N.C. Election Case is Another Front in a Bigger Battle

A supporter of the North Carolina NAACP holds stickers for those gathered in the House chamber of the North Carolina General Assembly, Wednesday, April 24, 2013. (AP Photo/Gerry Broome)
A supporter of the North Carolina NAACP holds stickers for those gathered in the House chamber of the North Carolina General Assembly, Wednesday, April 24, 2013. (AP Photo/Gerry Broome)
A supporter of the North Carolina NAACP holds stickers for those gathered in the House chamber of the North Carolina General Assembly, Wednesday, April 24, 2013. (AP Photo/Gerry Broome)

WINSTON-SALEM, N.C. (The Washington Post) — “Our country has changed,” Chief Justice John G. Roberts Jr. wrote in 2013, when the Supreme Court freed Southern states from the requirement that federal authorities approve any proposed election-law change in order to ensure minority voters were not harmed.

Republican lawmakers in North Carolina appeared to take that as a go signal; they immediately unveiled a previously private plan to overhaul the state’s voting procedures.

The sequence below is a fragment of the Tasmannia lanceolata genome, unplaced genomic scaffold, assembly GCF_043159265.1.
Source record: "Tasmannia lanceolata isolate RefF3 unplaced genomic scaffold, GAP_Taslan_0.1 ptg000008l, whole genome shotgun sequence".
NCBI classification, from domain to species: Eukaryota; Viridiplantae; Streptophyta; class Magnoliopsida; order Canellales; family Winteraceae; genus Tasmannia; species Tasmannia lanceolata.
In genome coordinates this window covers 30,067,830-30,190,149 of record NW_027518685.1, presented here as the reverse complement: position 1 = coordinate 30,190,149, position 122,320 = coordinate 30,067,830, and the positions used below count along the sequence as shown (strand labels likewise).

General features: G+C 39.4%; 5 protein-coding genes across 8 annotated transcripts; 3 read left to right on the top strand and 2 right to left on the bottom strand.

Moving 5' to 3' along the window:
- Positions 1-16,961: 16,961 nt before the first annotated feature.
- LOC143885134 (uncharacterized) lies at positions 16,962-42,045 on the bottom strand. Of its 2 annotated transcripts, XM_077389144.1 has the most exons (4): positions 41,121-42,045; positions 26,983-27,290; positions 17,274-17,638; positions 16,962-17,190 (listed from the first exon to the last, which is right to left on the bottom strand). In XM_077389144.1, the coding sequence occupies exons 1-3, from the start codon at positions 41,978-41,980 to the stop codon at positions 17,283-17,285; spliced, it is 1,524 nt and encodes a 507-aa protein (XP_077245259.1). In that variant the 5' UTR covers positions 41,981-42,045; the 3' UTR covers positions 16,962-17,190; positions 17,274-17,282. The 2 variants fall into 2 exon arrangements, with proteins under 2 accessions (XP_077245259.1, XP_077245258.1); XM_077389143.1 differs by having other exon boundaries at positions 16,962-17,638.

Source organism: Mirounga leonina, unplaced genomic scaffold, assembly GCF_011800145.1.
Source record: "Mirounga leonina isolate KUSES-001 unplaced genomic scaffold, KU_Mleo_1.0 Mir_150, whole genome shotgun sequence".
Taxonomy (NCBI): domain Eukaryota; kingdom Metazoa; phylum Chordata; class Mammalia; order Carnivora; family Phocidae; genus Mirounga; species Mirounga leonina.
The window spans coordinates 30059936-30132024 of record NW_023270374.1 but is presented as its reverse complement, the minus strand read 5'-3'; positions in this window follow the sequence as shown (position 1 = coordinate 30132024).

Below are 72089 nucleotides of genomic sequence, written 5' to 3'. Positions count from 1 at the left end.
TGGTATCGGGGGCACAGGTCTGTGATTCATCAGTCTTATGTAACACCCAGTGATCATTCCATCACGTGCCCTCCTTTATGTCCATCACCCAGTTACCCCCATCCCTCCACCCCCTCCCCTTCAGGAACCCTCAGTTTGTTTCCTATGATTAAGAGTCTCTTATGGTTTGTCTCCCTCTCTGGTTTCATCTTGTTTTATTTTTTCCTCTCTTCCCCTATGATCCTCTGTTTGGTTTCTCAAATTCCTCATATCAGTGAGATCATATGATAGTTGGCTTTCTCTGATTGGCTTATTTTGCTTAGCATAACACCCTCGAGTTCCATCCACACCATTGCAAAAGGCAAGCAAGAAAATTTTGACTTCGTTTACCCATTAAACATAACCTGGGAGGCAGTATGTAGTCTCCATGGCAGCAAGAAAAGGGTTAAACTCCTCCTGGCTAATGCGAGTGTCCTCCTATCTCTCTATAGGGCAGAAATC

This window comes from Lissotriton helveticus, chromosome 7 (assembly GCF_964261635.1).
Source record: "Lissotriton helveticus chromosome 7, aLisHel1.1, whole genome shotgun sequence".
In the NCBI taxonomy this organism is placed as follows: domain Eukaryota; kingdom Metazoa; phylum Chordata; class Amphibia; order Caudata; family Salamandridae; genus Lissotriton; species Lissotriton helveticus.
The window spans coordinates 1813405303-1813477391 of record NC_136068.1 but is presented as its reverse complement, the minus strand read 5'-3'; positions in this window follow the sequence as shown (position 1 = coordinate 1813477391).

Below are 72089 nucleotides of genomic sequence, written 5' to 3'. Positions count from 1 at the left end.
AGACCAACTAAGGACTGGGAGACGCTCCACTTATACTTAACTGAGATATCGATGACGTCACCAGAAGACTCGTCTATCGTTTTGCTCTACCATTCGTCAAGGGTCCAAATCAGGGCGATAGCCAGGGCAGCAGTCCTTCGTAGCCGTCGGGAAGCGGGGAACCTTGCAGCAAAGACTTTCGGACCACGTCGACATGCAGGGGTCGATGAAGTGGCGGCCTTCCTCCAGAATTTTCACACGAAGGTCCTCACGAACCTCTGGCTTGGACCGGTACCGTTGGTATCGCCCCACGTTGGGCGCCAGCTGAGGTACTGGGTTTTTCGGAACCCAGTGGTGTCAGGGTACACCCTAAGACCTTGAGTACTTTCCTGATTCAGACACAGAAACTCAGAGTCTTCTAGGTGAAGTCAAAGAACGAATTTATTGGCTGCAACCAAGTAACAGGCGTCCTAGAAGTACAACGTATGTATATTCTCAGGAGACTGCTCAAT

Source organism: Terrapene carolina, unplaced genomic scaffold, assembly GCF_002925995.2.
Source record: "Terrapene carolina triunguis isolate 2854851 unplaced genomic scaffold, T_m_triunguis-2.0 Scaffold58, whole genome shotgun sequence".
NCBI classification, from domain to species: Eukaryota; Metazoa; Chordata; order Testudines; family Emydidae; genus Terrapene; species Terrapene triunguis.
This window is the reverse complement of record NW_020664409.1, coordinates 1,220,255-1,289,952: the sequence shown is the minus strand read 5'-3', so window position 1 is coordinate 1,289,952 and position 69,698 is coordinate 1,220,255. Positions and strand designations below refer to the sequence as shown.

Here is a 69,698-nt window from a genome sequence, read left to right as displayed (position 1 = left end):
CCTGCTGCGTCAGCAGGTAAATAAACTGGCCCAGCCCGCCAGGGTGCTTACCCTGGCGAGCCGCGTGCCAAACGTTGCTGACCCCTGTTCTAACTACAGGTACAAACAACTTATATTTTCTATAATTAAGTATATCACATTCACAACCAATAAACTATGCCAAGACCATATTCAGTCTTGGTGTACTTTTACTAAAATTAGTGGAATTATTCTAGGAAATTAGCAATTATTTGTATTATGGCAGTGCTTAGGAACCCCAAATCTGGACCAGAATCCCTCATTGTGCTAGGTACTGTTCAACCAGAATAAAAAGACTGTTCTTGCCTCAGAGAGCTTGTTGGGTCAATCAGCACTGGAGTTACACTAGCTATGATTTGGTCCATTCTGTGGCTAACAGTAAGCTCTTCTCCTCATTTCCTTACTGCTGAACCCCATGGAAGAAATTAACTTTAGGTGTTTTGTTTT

A 14-page bill that would require voters to show specific kinds of identification was replaced with a 57-page omnibus package. It rolled back or repealed a number of voting procedures that civil rights leaders say had made the state a leader in increasing African American voter turnout. It was approved along party lines.

What is known as House Bill 589 has been the subject of court battles ever since. A federal trial nearing completion here on the state’s changes is being watched nationwide for signals about what the Voting Rights Act of 1965 still means after the Supreme Court’s 5-to-4 decision two years ago inShelby County v. Holder.

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